Strangely intrigued by his guest, Mr Kapasi perceives Mrs Das as an attractive person, as her clothes, accessories and other physical adornment strike him as very feminine and remind him of a tasty fruit dish, sweet and juicy, that he would like to taste perhaps. However, Mrs Das seems oblivious of Mr Kapasi’s sentiments at this point. Moreover, even though Mr Kapasi’s passengers look Indian, they demonstrate a somewhat ignorant attitude, which stereotypically is the case for tourists from America, particularly the habit of chewing gum.
(Mrs Das) sat a bit slouched at one end of the back seat, not offering her puffed rice to anyone. Ronny and Tina sat on either side of her, both snapping bright green gum. (I 47)
As the car shuffles along, Mr Kapasi eventually tells them that he held a second job as an interpreter for Gujarati speaking patients at a doctor’s office.
‘(That is) so romantic,’ Mrs Das said dreamily, breaking her extended silence. She lifted her pinkish brown sunglasses and arranged them on top of her head like a tiara. For the first time, her eyes met Mr Kapasi’s in the rear view mirror. (…) ‘Would you like a piece of gum, Mr Kapasi?’ she asked brightly. She reached into her straw bag and handed him a small square wrapped in green – and – white striped paper. As soon as Mr Kapasi put the gum in his mouth a thick sweet liquid burst onto his tongue. (I 50)
Mr Kapasi has now caught Mrs Das’ attention as well and a flirt ensues between the two. By offering something sweet to Mr Kapasi, it is an invitation to escape with her into a different sphere.
Das Süße ist offensichtlich weltweit über Jahrtausende schon eng verknüpft mit dem Begehren der Menschen. (…) Dem Zucker eignet mithin etwas Entrückendes. Er liegt im Bedeutungsfeld des Göttlichen. Nicht nur in alttestamentarischen Zeiten, auch noch später und auch in anderen Kulturen gilt der Zucker als Götterspeise.
Eagerly, Mrs Das inquires about details of Mr Kapasis’s experiences as an interpreter.
‘What would you like to know, madam?’ ‘I don’t know‘, she shrugged, munching on some puffed rice and licking the mustard oil from the corners of her mouth. ‘Tell us a typical situation.’(I 51)
Greedy like an animal Mrs Das feeds off of her puffed rice just as much as of the attention Mr Kapasi is paying her. Probably manufactured in the United States, yet containing Indian mustard oil, the puffed rice signifies the intermingling of both cultures.
During his tales, Mr Kapasi’s mind is wandering off to his unhappy marriage, and flattered by the credit Mrs Das is giving him for the intellectualism translation is characterized by, he can’t help but question, if she was dissatisfied in her marriage as well. Thus he starts to fantasize a relationship with her.
The children were quiet, intent on spotting more monkeys in the trees, and Mrs Das was absorbed by his tour book, so it seemed like a private conversation between Mr Kapasi and Mrs Das. In this manner the next half hour passed, and when they stopped for lunch at a roadside restaurant that sold fritters and omelette sandwiches, usually something Mr Kapasi looked forward to on his tours so that he could sit in peace and enjoy some hot tea, he was disappointed. As the Das family settled together under a magenta umbrella fringed with white and orange tassels, and placed their orders with one of the waiters who marched about in tricornered caps, Mr Kapasi reluctantly headed toward a neighboring table. - ‘Mr Kapasi, wait. There’s room here,’ Mrs Das called out. She gathered Tina onto her lap, insisting that he accompany them. And so, together, they had bottled mango juice and sandwiches and plates of onions and potatoes deep – fried in graham – flour batter. After finishing two omelette sandwiches Mr Das took more pictures of the group as they ate. (I 54)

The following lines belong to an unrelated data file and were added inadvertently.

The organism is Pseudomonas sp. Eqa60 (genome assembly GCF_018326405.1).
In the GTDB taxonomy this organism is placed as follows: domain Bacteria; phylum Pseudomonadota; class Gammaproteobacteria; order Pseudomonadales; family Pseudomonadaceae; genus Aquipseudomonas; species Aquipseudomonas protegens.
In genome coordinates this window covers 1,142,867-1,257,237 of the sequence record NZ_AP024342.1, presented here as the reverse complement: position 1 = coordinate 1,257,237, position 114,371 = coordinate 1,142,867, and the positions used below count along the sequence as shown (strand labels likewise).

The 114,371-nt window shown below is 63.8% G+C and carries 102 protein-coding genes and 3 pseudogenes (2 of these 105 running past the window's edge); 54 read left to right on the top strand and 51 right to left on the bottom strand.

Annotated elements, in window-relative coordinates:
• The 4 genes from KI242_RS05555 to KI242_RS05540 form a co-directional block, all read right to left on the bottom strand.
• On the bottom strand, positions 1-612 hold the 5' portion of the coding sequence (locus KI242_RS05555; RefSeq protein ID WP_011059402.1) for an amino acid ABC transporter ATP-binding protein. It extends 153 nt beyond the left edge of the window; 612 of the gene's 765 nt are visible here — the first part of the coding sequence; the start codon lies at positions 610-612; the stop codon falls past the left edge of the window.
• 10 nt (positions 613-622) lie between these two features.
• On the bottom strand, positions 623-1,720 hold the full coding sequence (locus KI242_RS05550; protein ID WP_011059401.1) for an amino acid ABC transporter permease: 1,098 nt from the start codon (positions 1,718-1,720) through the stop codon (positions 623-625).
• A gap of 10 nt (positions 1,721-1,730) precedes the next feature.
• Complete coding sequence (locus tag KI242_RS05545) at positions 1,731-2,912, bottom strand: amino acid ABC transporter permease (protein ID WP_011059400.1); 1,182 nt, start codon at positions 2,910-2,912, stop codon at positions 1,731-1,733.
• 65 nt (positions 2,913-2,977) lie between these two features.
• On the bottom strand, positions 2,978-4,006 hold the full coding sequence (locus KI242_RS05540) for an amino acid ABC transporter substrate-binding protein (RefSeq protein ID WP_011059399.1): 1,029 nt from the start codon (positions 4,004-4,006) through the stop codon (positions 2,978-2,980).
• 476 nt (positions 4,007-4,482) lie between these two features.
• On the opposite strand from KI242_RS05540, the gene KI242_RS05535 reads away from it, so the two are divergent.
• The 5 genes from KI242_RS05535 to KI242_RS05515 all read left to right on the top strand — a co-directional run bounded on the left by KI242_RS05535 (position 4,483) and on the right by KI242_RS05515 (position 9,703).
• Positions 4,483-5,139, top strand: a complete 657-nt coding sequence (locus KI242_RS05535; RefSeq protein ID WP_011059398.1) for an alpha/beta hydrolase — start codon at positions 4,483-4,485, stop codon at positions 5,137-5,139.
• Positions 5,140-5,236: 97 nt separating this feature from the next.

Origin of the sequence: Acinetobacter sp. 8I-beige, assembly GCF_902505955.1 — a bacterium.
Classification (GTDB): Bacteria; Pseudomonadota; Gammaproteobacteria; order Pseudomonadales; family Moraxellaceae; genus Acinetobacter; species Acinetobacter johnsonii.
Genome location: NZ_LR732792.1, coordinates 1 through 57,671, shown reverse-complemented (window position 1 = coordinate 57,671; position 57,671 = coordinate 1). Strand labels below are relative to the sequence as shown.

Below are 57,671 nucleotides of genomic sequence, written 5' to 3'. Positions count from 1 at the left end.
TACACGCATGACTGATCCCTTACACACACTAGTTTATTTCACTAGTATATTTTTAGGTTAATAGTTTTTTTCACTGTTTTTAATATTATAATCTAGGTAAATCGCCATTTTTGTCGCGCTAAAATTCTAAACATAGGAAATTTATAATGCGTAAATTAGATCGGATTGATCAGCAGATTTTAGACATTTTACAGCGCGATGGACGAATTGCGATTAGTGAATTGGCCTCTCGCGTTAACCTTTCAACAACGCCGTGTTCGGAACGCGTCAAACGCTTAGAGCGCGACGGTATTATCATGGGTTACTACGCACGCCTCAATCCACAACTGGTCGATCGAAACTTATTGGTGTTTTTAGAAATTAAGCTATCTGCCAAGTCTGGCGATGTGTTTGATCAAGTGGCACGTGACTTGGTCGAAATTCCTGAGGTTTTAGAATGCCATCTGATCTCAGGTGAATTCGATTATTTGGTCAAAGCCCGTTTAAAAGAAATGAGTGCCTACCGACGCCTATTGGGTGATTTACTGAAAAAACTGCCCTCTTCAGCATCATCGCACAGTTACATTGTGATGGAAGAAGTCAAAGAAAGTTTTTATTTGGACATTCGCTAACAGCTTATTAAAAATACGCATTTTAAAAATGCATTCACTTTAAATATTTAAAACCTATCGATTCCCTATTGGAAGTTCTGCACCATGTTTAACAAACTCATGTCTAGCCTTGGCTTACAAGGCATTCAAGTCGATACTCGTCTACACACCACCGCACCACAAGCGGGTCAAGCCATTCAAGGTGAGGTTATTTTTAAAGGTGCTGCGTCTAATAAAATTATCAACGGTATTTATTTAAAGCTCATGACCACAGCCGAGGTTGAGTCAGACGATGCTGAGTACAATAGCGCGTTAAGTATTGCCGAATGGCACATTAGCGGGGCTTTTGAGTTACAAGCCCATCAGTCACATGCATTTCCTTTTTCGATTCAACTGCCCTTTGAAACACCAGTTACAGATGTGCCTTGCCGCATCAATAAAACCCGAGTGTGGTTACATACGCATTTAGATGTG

With her invitation of Mr Kapasi to sit at one table with her family, Mrs Das genuinely reciprocates the affection he is harbouring for her, and her intent to share more intimacies with him is foreshadowed.
Aber Nahrungsmittel haben – im Einklang mit der guna Lehre – nicht nur ihre intrinsischen Eigenschaften, sonder sie können auch die Eigenschaften derer annehmen, mit denen sie geteilt werden.
 Jeremy Mac Clancy: Gaumenkitzel. Hamburg: Junis Verlag 1995, S. 8/9
 Mac Clancy (1995): Gaumenkitzel, S. 12
 Jhumpa Lahiri: “A Temporary Matter.” In: Interpreter of Maladies. London: Harper Collins 1999, S. 5. Im Folgenden wird nach dieser Geschichte in dieser Ausgabe im laufenden Text mit der Sigle A und der entsprechenden Seitenzahl zitiert.
 Georg Simmel: „Soziologie der Mahlzeit.“ In: Ders.: Brücke und Tor. Essays zu Geschichte, Religion, Kunst und Gesellschaft. Stuttgart: Kochler 1957, S. 245.
 Ulrich Oberdiek: „Von den Schwierigkeiten des Essens im hinduistischen Kulturbereich.“ In: Welt – Körper – Sprache. Perspektiven kultureller Wahrnehmungs – und Darstellungsformen. Gastrologie / Band 5,
Frankfurt / Main: Europäischer Verlag der Wissenschaften 2005, S. 223.
 Mac Clancy (1995): Gaumenkitzel, S. 9
 Alexander Meschnig: „Das Gegessene isst zurück. Zur Archaik der Macht bei Elia Canetti.“ In: Verschlemmte Welt. Essen und Trinken historisch - anthropologisch. Göttingen : Vandenhoeck und Ruprecht, 1994, S.53
 Jhumpa Lahiri: „Interpreter of Maladies.“ In: Interpreter of Maladies London: Harper Collins 1999, S.46. Im Folgenden wird nach dieser Geschichte in dieser Ausgabe im laufenden Text mit der Sigle I und der entsprechenden Seitenzahl zitiert.
 Gerhard de Haan: „Kann denn Zucker Sünde sein? Die Spur des Süssen in der Geschichte.“ In: Verschlemmte Welt. Essen und Trinken historisch – anthropologisch. Göttingen: Vandenhoeck & Ruprecht 1994, S. 172
 Oberdiek (2005): Von den Schwierigkeiten des Essens im hinduistischen Kulturbereich, S. 222